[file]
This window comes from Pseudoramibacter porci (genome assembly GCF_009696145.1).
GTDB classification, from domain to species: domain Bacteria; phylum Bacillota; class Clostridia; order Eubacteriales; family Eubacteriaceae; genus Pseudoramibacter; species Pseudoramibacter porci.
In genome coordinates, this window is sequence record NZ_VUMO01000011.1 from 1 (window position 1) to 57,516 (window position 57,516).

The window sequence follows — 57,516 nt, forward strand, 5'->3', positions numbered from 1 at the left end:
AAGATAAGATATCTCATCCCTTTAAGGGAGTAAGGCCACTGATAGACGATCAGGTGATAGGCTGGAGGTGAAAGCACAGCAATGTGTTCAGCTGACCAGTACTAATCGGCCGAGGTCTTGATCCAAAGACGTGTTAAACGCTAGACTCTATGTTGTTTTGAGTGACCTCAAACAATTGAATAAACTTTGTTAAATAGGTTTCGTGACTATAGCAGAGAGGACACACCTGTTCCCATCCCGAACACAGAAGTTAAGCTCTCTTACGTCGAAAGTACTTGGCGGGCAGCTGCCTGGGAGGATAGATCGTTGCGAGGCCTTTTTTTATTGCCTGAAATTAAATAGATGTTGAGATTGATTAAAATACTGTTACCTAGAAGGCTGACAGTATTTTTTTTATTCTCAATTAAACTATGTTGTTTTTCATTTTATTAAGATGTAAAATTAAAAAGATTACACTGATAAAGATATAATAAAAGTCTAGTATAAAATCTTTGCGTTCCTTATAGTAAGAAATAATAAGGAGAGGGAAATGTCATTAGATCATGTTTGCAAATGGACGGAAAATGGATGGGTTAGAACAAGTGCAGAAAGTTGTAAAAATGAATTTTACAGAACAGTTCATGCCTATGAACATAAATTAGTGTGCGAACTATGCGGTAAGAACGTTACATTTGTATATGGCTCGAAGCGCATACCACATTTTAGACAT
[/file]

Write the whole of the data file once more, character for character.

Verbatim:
This window comes from Pseudoramibacter porci (genome assembly GCF_009696145.1).
GTDB classification, from domain to species: domain Bacteria; phylum Bacillota; class Clostridia; order Eubacteriales; family Eubacteriaceae; genus Pseudoramibacter; species Pseudoramibacter porci.
In genome coordinates, this window is sequence record NZ_VUMO01000011.1 from 1 (window position 1) to 57,516 (window position 57,516).

The window sequence follows — 57,516 nt, forward strand, 5'->3', positions numbered from 1 at the left end:
AAGATAAGATATCTCATCCCTTTAAGGGAGTAAGGCCACTGATAGACGATCAGGTGATAGGCTGGAGGTGAAAGCACAGCAATGTGTTCAGCTGACCAGTACTAATCGGCCGAGGTCTTGATCCAAAGACGTGTTAAACGCTAGACTCTATGTTGTTTTGAGTGACCTCAAACAATTGAATAAACTTTGTTAAATAGGTTTCGTGACTATAGCAGAGAGGACACACCTGTTCCCATCCCGAACACAGAAGTTAAGCTCTCTTACGTCGAAAGTACTTGGCGGGCAGCTGCCTGGGAGGATAGATCGTTGCGAGGCCTTTTTTTATTGCCTGAAATTAAATAGATGTTGAGATTGATTAAAATACTGTTACCTAGAAGGCTGACAGTATTTTTTTTATTCTCAATTAAACTATGTTGTTTTTCATTTTATTAAGATGTAAAATTAAAAAGATTACACTGATAAAGATATAATAAAAGTCTAGTATAAAATCTTTGCGTTCCTTATAGTAAGAAATAATAAGGAGAGGGAAATGTCATTAGATCATGTTTGCAAATGGACGGAAAATGGATGGGTTAGAACAAGTGCAGAAAGTTGTAAAAATGAATTTTACAGAACAGTTCATGCCTATGAACATAAATTAGTGTGCGAACTATGCGGTAAGAACGTTACATTTGTATATGGCTCGAAGCGCATACCACATTTTAGACAT